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Secondary Bacterial Infections: The Itch/Scratch Cycle


Drs. Foster & Smith Educational Staff
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Secondary Bacterial Infections Secondary Bacterial Infections
Many pet owners believe that scratching is normal behavior for dogs. Occassional scratching is normal, but scratching excessively or rubbing the face or flanks, and
licking at feet indicates that something is not right with your pet. Itching can be caused by any number of things from fleas, to allergies, to something that your pet has come in contact with that is irritating his skin.

Scratching the itch, although it might immediately make the pet feel better, is not beneficial in the long run. It is best to deal with itching as soon as you notice that your pet is scratching at himself. The maddening itch of irritated skin may create a cycle that your pet will find difficult to stop. And, the incessant scratching may cause your pet to abrade and irritate his skin, leaving a perfect site for bacteria to grow. Stop the scratching and you just may prevent secondary infections from taking hold.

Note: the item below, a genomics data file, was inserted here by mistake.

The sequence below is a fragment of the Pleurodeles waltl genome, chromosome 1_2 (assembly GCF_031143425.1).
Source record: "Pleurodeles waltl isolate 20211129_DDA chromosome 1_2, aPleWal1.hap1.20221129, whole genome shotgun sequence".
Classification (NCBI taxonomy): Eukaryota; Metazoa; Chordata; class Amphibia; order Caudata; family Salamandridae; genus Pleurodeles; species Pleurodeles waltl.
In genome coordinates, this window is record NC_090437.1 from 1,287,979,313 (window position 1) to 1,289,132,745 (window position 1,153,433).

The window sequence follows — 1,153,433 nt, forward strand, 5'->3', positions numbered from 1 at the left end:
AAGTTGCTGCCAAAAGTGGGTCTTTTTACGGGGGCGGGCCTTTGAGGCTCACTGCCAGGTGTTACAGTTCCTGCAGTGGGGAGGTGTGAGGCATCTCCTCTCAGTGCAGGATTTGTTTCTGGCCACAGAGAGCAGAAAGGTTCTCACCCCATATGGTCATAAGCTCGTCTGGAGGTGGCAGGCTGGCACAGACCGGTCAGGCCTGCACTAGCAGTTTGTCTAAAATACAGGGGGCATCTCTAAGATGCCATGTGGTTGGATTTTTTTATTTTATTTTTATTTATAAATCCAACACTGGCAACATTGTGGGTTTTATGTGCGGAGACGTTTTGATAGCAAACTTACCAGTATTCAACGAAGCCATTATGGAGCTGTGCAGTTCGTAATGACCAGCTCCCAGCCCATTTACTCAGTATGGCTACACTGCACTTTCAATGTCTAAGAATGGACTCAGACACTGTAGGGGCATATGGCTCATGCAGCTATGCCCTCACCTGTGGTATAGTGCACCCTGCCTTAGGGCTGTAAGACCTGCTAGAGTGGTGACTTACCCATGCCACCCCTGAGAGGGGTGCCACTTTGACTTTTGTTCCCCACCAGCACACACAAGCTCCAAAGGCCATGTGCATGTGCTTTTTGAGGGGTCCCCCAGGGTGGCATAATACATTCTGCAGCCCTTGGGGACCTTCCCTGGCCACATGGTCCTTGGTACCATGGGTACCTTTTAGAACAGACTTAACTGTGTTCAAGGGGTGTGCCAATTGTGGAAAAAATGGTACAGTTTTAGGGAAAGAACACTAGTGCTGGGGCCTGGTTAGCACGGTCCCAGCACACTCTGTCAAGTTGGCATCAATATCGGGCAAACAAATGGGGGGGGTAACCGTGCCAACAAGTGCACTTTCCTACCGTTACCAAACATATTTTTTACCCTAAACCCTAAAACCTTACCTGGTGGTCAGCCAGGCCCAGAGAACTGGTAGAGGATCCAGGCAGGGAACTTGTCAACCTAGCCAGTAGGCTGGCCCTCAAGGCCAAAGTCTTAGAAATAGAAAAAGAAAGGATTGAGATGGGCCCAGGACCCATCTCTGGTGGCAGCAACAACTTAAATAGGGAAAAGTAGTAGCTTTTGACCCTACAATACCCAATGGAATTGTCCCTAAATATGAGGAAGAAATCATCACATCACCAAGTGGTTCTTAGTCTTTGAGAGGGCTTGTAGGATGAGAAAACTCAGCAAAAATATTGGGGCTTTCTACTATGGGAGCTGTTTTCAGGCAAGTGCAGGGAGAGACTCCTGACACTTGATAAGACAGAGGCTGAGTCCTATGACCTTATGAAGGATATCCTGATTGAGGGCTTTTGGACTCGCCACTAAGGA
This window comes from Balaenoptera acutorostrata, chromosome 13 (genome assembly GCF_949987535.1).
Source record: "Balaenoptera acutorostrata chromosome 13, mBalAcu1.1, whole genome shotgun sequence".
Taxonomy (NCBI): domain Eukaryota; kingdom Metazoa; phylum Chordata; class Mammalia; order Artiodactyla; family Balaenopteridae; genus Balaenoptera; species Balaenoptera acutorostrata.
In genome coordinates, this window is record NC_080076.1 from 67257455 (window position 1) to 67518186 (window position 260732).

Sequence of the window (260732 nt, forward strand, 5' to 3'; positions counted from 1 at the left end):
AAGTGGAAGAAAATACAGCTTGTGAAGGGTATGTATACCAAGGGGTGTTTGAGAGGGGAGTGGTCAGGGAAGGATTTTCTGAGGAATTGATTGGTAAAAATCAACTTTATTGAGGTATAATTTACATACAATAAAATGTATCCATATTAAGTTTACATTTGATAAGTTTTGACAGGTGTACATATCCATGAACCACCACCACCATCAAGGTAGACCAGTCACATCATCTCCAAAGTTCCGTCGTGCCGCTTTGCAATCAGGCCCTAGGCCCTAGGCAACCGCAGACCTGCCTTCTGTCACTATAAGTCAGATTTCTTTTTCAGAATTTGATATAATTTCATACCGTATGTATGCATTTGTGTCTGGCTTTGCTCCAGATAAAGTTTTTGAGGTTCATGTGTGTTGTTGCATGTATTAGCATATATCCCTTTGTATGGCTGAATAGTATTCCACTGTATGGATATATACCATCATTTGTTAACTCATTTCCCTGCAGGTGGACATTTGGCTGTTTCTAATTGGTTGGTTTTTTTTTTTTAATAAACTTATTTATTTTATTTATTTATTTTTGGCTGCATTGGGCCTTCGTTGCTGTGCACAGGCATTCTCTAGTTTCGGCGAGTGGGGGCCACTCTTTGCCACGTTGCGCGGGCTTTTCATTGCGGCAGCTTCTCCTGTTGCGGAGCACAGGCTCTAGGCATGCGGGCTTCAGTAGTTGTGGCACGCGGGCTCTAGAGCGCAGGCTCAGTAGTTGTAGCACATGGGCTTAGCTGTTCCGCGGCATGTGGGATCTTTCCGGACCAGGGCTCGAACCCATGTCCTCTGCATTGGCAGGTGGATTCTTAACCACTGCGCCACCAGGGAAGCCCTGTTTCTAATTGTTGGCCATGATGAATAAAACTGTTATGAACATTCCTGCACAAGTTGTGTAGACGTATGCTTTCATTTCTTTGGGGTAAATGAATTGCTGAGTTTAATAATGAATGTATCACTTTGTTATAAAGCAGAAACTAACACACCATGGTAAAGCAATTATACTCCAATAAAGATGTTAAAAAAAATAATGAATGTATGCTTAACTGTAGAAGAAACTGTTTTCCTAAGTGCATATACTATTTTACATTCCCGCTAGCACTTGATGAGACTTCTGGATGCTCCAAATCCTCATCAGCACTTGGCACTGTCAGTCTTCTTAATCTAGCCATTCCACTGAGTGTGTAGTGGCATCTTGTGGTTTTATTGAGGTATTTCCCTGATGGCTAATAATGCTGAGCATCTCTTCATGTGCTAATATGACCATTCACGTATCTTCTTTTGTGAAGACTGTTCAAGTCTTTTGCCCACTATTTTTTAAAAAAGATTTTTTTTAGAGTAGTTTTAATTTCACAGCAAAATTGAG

Your goal should first be to find out what is causing the itching and deal with it. If your pet needs immediate relief and you can not get your pet to the veterinarian right away, there is something you can do to help your pet deal with the discomfort.

You may use hydrocortisone topicals such as Itch Stop Lotion, Pads, Salve, or Spray. You may choose to use a water and aloe-based product such as Septi-Soothe™ Mist or Pads or soothing petroleum-based Septi-Soothe™ Salve with Vitamin E for skin abrasions. The latter are products that contain the ingredient chlorhexidine; an antiseptic that veterinarians have relied on for years for rinsing out wounds.

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